“At that time: Jesus walked by the Sea of Galilee, went up on the mountain, and sat down there.” (Matthew 15:29)
When was the last time you walked by the sea, went up on a mountain, or simply sat? All too frequently, our lives, particularly around the holidays, are spent running around in the concrete blocks that are the mall, spent under flourescent lights at the office, and stretching ourselves thin to visit with family and friends, because these are “the done things.” Our day-to-day lives whip past us in dizzying flashes of work, family obligations, and what little sleep we can get.
In today’s gospel, Jesus performs some pretty famous miracles: healing the masses that come to him and multiplying the loaves and fishes that will feed the multitude. The people are amazed at what they witness. As 21st century Catholics, we are expected to be Christ-like in our behaviors and dispositions toward others. This is in addition to being good citizens, faithful workers, protective parents, and all the other qualities that can make life so overwhelming at times. We are, without a doubt, a worrisome and worried group of folks. How can we perform all these roles and maintain our sanity? Studies have shown that more than 90% of what people worry about is actually out of their control, and yet worry persists.
If we are to be Christ-like this Advent season, let’s take a cue from Christ himself and take a little moment to ourselves. Putting today’s gospel reading in context, we know that Jesus had just been tested by the Pharisees and scribes (Matthew 15:1-9), tried to explain the spirit of the law to disciples who just weren’t understanding (Matthew 10-20), and had a fairly testy exchange with the Canaanite woman before healing her daughter (Matthew 21-28). Now that is a rough day at the office. So what does he do? Continue moving through the communities and getting worked up? No. Rather, he takes a walk by the Sea of Galilee, climbs a mountain, and sits. To be sure, there’s still healing to take place and miracles of hospitality to perform, but let’s stop and appreciate what happens in that one line of Scripture.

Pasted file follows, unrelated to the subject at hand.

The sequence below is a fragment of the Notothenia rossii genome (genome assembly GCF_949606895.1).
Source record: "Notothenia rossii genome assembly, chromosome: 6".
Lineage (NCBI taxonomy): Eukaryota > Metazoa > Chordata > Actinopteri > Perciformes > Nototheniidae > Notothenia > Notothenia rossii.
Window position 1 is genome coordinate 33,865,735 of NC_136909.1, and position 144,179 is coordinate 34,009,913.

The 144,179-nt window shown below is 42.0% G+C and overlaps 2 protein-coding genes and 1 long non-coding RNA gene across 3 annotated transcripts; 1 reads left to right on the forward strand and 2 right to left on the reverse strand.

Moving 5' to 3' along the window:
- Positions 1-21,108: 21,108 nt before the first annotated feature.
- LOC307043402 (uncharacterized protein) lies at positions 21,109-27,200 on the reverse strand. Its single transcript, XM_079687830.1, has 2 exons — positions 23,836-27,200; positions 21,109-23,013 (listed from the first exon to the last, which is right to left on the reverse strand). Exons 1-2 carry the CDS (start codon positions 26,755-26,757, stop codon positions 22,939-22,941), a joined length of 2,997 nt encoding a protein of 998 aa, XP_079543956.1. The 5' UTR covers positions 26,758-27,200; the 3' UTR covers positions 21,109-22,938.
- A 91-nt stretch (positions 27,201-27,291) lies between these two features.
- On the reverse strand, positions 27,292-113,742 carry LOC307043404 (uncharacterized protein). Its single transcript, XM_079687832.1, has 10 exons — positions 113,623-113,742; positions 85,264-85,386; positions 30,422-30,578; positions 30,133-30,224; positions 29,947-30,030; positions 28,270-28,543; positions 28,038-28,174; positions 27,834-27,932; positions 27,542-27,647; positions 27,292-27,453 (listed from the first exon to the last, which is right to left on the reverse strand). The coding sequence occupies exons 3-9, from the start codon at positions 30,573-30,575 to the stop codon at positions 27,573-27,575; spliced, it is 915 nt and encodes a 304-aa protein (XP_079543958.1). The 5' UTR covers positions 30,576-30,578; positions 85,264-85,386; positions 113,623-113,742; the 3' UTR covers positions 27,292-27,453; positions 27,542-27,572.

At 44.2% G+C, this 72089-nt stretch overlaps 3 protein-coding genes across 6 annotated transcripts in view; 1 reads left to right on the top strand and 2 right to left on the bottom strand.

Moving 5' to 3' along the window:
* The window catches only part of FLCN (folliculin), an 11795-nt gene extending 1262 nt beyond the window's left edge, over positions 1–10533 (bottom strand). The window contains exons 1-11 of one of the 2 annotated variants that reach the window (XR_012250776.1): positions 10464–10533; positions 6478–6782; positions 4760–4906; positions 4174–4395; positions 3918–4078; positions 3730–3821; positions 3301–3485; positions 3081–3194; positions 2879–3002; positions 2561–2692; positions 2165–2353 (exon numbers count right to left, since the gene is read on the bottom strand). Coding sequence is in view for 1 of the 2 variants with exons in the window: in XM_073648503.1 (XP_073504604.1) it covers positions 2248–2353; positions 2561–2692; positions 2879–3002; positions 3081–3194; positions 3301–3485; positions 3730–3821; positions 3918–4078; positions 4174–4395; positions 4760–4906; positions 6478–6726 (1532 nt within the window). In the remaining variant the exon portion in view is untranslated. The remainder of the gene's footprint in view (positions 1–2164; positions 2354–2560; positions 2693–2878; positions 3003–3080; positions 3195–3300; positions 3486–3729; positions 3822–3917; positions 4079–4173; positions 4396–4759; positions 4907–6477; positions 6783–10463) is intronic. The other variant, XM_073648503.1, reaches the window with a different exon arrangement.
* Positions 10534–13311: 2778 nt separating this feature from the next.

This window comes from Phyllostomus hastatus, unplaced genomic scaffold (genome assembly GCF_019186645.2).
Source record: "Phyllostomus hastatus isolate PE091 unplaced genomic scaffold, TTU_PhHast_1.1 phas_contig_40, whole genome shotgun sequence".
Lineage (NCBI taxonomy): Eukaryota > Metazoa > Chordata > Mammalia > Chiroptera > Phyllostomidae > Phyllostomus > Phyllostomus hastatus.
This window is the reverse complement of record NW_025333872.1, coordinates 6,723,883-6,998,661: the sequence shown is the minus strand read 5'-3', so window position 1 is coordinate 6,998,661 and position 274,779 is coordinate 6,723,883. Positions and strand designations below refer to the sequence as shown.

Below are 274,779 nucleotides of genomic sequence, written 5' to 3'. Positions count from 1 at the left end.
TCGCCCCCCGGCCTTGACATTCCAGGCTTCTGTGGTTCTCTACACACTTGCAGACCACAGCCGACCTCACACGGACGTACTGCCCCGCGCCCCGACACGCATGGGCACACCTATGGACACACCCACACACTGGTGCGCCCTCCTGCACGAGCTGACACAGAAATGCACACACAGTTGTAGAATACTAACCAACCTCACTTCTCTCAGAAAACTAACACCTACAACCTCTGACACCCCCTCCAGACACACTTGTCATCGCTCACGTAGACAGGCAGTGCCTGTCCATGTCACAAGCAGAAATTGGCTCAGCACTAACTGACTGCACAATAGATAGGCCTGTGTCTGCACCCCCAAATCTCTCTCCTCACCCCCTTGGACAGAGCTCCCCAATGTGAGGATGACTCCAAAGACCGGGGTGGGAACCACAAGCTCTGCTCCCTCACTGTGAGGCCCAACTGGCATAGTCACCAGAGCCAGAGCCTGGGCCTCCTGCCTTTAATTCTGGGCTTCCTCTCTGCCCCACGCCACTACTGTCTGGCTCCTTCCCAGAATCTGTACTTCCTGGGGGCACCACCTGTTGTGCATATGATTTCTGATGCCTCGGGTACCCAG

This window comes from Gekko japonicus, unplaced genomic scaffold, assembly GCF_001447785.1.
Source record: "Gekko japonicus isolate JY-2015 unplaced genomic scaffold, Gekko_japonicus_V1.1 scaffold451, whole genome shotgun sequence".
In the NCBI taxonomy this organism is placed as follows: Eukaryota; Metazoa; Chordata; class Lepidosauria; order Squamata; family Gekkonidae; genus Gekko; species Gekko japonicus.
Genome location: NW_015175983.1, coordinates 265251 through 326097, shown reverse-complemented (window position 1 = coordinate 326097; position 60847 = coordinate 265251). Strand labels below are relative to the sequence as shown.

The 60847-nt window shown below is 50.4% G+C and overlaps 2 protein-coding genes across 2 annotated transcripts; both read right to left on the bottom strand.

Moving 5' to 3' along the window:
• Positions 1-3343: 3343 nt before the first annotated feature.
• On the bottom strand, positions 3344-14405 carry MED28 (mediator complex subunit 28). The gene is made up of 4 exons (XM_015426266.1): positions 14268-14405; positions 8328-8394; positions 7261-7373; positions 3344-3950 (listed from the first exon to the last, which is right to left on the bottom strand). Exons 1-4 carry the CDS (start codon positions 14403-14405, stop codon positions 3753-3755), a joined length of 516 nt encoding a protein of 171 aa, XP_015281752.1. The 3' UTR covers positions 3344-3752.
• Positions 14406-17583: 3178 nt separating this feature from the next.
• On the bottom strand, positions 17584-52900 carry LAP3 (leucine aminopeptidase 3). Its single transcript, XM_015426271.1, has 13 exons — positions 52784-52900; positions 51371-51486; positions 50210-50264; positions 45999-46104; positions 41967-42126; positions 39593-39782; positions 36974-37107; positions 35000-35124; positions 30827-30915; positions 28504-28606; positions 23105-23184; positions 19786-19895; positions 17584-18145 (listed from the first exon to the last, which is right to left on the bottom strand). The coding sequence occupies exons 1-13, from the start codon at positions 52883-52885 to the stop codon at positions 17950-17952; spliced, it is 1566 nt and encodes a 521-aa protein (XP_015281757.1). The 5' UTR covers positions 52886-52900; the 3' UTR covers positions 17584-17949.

My own life is not without its stressors, frustrations, and testy exchanges, and I’m sure your life has its own share of these daily tribulations as well. And we, like Jesus, know that they aren’t going to go away on their own (“for there will be poor always” after all), so we must make conscious efforts to focus on the very few things that we can control, and make sure we are taking care of ourselves. For me, this involves frequent camping trips. For me, walking by a sea and climbing a mountain seem ideal. For others, maybe just the “sitting” part is a good start. Take a break. Put aside your worries; literally, take a load off. When you take time to recharge, you are not only restoring your mind, body, and spirit, but you are purifying it for dealing with whatever may come.
When you find yourself taking a rest (on top of a mountain or otherwise), you will learn in short order precisely what you have in your control. At its most basic, it’s how you direct your senses. I choose to see this (or not), smell this (or not), hear this (or not), touch this (or not), and taste this (or not). When that is the extent of your decisions, worries tend to flee, your body feels refreshed, and you get to appreciate all of God’s wonders because, after all, His scenery ain’t bad.
So in this Advent season, as you are finding yourself caught up in life’s exercise wheel and feel the need for an escape, jump out for a minute. Sit a spell. Remind yourself of what’s important, and recharge. Like Jesus, you’ll find yourself better prepared for what comes, whether that’s “great crowds” jockeying for your attention or a last-minute dinner crisis. And when you get caught up in that, just remember that afterwards, after “sending the crowds away,” Jesus got in a boat and took off (Matthew 15:39).
May this holiday season bring you peace and joy! (So that you can bring it to others!)